Some people seem to have the idea that the sons of God were Angels and that they intermarried with human women, resulting in the giants of the past. For one thing, Angels are "flames of fire" and although they can take human form (as in Abraham's visitors) they are 'neither married nor given in marriage' which is a way to say that they could not reproduce. The sons of God were those like Seth and his dead brother, Abel, who obeyed God's commands. The men spoken of where those who like Cain and Lamech disobyed God. They disobyed by picking out ungodly girls to marry and obeying them rather than God. Obeying them does not mean just not going out when their wives wanted them home, it meant engaging in the practices of the world that day which included worshipping man rather than God, and a lot of things that mercifully God did not have recorded in His Book, for if they did, some people might decide to practice them, the people to whom "evil is good,"
This verse in the Bible precedes the parable of the rich fool who in the eyes of the world, would have been considered forthright in storing his harvest and planning to build storage places for his grain. It also gets misinterpreted that being wealthy is a sin. Another verse also misinterpreted to mean that wealth is evil is "The love of Money is the root of all Evil." People often take it to mean "Money is the root of all Evil" forgetting that poverty does not make one saintly or visa versa. What Christ was doing, was warning us against not honoring God by assuming that all the blessings that He gave us came from our own hands instead of His providence.
And if thy right eye offend thee, pluck it out, and cast it from thee: for it is profitable for thee that one of thy members should perish, and not that thy whole body should be cast into hell. Although in the ancient world, the word Addiction was not known, they knew of the concept. Our Lord Jesus Christ meant that if you were inclined to be tempted, it would be better for you not to enter the place or partake of that particular delicacy.
Wives, submit yourselves unto your own husbands, as unto the Lord. This verse does bring a lot of bitterness, especially that after the Fall, the role of women changed from doing what the husband wanted out of love to doing it because he was her master. Once Jesus sacrified Himself for us, those who are Christians are no longer bound by the old master/slave role, but wives can now do what their husbands want out of love. The last part, "as to the Lord" means that there is a catch (to use a modern phrase), if she is married to an unbeliever, she must not do anything that is immoral or illegal for a Christian.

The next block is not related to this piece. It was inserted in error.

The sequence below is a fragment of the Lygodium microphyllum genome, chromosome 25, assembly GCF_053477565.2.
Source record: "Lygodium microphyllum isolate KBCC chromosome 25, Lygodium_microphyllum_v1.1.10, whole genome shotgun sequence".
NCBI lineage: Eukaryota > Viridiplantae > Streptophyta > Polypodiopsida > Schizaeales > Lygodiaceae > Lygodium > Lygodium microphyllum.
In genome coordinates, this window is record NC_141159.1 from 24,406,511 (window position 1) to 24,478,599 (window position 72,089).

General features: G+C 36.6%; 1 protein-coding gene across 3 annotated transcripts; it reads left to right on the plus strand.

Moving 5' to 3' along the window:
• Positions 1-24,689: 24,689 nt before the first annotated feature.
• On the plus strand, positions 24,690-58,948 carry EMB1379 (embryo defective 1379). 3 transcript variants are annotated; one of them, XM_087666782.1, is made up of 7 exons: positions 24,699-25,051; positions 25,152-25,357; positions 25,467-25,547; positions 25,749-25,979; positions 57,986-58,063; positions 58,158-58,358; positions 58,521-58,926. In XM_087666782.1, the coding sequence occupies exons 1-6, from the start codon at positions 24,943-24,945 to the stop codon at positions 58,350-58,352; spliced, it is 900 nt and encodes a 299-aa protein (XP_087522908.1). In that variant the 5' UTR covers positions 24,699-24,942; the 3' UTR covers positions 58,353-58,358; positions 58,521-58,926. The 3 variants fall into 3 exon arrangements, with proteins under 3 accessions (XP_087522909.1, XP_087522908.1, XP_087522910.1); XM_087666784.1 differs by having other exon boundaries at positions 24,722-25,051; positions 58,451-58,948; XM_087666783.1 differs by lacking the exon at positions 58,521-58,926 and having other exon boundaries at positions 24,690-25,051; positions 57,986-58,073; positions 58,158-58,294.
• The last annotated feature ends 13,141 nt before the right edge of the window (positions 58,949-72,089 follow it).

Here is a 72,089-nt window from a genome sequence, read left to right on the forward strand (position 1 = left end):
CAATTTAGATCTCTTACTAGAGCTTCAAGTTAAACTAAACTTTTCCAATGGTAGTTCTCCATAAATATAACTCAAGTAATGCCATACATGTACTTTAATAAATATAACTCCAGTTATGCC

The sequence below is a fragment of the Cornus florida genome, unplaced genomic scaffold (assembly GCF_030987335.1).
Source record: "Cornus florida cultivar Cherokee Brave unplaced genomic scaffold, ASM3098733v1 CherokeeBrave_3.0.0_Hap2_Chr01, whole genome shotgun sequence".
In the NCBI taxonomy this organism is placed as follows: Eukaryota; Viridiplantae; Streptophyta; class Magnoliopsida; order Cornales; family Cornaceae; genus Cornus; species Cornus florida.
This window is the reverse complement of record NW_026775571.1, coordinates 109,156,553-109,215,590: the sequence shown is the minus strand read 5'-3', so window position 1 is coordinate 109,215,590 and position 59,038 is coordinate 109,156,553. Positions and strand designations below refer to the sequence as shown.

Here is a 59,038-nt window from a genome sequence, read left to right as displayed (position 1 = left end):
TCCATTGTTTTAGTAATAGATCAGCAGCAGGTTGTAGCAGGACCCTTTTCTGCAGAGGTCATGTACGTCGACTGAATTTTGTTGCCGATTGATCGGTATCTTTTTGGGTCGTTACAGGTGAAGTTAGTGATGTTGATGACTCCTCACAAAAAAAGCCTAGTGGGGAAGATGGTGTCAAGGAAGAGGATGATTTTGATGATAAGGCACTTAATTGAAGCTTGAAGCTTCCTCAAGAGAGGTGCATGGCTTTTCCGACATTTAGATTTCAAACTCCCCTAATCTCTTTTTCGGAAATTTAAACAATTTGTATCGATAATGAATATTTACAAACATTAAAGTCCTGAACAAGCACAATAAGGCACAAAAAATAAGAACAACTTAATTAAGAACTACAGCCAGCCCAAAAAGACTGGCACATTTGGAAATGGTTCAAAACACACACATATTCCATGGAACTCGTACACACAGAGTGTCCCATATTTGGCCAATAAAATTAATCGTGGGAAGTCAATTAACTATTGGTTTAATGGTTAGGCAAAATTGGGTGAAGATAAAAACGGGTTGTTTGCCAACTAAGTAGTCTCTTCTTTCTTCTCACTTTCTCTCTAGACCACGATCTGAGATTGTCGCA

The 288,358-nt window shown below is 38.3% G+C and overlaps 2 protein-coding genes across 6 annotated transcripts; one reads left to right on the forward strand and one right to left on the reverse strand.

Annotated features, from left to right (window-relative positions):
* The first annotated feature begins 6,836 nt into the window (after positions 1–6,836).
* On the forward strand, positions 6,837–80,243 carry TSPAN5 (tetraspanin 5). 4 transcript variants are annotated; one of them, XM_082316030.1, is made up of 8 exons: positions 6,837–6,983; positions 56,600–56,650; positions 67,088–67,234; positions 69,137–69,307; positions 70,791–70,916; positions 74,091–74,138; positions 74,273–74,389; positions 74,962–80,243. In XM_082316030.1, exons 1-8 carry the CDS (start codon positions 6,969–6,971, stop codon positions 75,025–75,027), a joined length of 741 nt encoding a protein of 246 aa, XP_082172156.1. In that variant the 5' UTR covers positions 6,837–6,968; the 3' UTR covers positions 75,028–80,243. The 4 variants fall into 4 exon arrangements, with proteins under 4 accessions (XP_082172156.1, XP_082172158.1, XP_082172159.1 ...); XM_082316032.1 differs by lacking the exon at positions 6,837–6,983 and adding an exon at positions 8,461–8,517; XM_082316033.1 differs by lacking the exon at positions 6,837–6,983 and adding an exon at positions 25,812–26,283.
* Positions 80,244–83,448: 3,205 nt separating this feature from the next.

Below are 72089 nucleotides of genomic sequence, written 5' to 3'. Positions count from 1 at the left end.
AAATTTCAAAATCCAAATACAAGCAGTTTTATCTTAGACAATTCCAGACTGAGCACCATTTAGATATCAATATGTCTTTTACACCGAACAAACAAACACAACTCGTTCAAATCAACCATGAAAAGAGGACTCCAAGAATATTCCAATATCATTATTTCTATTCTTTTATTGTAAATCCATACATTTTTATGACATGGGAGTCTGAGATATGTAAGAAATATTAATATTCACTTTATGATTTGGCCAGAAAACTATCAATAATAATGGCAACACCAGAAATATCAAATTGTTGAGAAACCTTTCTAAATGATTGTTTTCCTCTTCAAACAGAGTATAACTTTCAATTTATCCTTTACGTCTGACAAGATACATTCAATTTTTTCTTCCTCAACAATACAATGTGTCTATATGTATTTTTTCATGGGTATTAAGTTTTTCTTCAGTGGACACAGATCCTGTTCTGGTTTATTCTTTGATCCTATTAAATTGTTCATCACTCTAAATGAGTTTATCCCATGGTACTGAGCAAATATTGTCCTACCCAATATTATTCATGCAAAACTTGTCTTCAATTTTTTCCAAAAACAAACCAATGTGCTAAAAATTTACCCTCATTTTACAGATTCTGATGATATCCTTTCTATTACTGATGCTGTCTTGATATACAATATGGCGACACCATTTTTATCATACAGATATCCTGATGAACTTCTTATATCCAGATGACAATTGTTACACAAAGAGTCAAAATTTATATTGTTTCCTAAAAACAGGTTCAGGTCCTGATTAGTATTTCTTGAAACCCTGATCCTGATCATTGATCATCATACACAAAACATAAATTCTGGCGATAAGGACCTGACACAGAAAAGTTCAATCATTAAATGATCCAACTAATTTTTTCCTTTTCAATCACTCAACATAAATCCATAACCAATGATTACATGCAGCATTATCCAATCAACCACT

Be ye not unequally yoked together with unbelievers: for what fellowship hath righteousness with unrighteousness? and what communion hath light with darkness?
It cannot be helped when a husband becomes a Christian and a wife does not. It is more tragic when the reverse is true, because in the first came, the wife may be convinced and become a Christian herself, while in the second case, pride keeps the man from converting. Since in a Christian family, the husband is the head, especially in the Reformed faith, when he leads the family devotions, grace, and so on, when the wife becomes a believer, and the husband does not, often times, this influences the children if God permits them. If the husband has the control of the finances, the wife can only use the money she earns for the church, which makes it difficult.
The unbelieving partner cannot understand why the believing partner does not desire to go to the same place as they once did, or understand why the believer no longer supports abortion on demand as once did, for example. Even so called past times as gambling are on the no no list. Yet, such a couple can be happy and if the unbeliever wants it, they will stay married. The onus is on the unbeliever to leave, not the believer.
Knowing this, a Christian young man must not marry one that is not of his faith, and visa versa, especially when one sees the difficulty that a couple of whom after marriage heard the gospel and one responded have.
The writer wrote about a wife who attended to the household, and whose work (selling a field, getting goods from merchants to which she may have traveled quite a distance) did not hinder her duties. It also put the duties of family and homemaking on a praiseworthy pedestal, not like in the majority of the known world at that time, when women especially housewives were considered valueless. These verses, which are probably overlooked by certain men, make the idea that housework is just as important to life as a man working in a factory, at a business, at a farm, etc. The wife, however, did not take over a corporation when there was a man who was of equal intelligence and knowledge present and if onewatches certain television programs, one can understand why God forbad "a woman usurping over a man." This latter would mainly apply to women to whom God did not grant the gift of children, either through birth or through adoption or to women whose husbands were dead or away for some time. I would gather that Lydia would be in this category. Phillipi was a Roman colony and Lydia was a Roman not a Greek name. According to Roman law, if a woman's husband died, and she remarried, her sons or son would go to the husband's family, the paternal grandparents. It did not mention her as childless. Supposing she was a wealthy widow, she was in charge of not only her children, but also the slaves of the household which constituted the familia and all were baptised.